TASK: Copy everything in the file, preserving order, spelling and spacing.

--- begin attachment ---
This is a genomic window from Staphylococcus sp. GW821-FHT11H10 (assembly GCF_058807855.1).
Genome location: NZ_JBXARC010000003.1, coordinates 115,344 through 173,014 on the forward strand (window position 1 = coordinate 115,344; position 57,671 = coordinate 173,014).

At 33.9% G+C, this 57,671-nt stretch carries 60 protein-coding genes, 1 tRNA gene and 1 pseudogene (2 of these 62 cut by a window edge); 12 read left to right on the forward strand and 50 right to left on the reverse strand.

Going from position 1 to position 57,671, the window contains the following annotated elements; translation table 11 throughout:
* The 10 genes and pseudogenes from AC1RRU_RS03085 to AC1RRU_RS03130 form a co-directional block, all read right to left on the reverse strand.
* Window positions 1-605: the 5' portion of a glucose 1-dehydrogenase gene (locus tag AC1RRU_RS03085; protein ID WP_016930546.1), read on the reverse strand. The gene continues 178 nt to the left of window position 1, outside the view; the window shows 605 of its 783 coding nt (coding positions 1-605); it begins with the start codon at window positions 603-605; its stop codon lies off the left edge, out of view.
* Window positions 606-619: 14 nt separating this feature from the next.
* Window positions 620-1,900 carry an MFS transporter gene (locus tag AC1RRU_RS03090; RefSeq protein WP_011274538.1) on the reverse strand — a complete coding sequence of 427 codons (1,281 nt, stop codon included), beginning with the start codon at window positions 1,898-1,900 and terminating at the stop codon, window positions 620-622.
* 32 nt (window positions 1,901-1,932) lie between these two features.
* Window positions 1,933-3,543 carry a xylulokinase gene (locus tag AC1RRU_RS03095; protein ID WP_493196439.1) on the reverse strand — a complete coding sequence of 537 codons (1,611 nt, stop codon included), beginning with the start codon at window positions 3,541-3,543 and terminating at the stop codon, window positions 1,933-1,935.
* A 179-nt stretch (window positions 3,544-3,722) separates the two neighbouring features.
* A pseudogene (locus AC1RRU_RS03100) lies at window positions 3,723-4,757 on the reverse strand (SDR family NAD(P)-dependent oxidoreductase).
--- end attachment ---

This is a genomic window from Staphylococcus sp. GW821-FHT11H10 (assembly GCF_058807855.1).
Genome location: NZ_JBXARC010000003.1, coordinates 115,344 through 173,014 on the forward strand (window position 1 = coordinate 115,344; position 57,671 = coordinate 173,014).

At 33.9% G+C, this 57,671-nt stretch carries 60 protein-coding genes, 1 tRNA gene and 1 pseudogene (2 of these 62 cut by a window edge); 12 read left to right on the forward strand and 50 right to left on the reverse strand.

Going from position 1 to position 57,671, the window contains the following annotated elements; translation table 11 throughout:
* The 10 genes and pseudogenes from AC1RRU_RS03085 to AC1RRU_RS03130 form a co-directional block, all read right to left on the reverse strand.
* Window positions 1-605: the 5' portion of a glucose 1-dehydrogenase gene (locus tag AC1RRU_RS03085; protein ID WP_016930546.1), read on the reverse strand. The gene continues 178 nt to the left of window position 1, outside the view; the window shows 605 of its 783 coding nt (coding positions 1-605); it begins with the start codon at window positions 603-605; its stop codon lies off the left edge, out of view.
* Window positions 606-619: 14 nt separating this feature from the next.
* Window positions 620-1,900 carry an MFS transporter gene (locus tag AC1RRU_RS03090; RefSeq protein WP_011274538.1) on the reverse strand — a complete coding sequence of 427 codons (1,281 nt, stop codon included), beginning with the start codon at window positions 1,898-1,900 and terminating at the stop codon, window positions 620-622.
* 32 nt (window positions 1,901-1,932) lie between these two features.
* Window positions 1,933-3,543 carry a xylulokinase gene (locus tag AC1RRU_RS03095; protein ID WP_493196439.1) on the reverse strand — a complete coding sequence of 537 codons (1,611 nt, stop codon included), beginning with the start codon at window positions 3,541-3,543 and terminating at the stop codon, window positions 1,933-1,935.
* A 179-nt stretch (window positions 3,544-3,722) separates the two neighbouring features.
* A pseudogene (locus AC1RRU_RS03100) lies at window positions 3,723-4,757 on the reverse strand (SDR family NAD(P)-dependent oxidoreductase).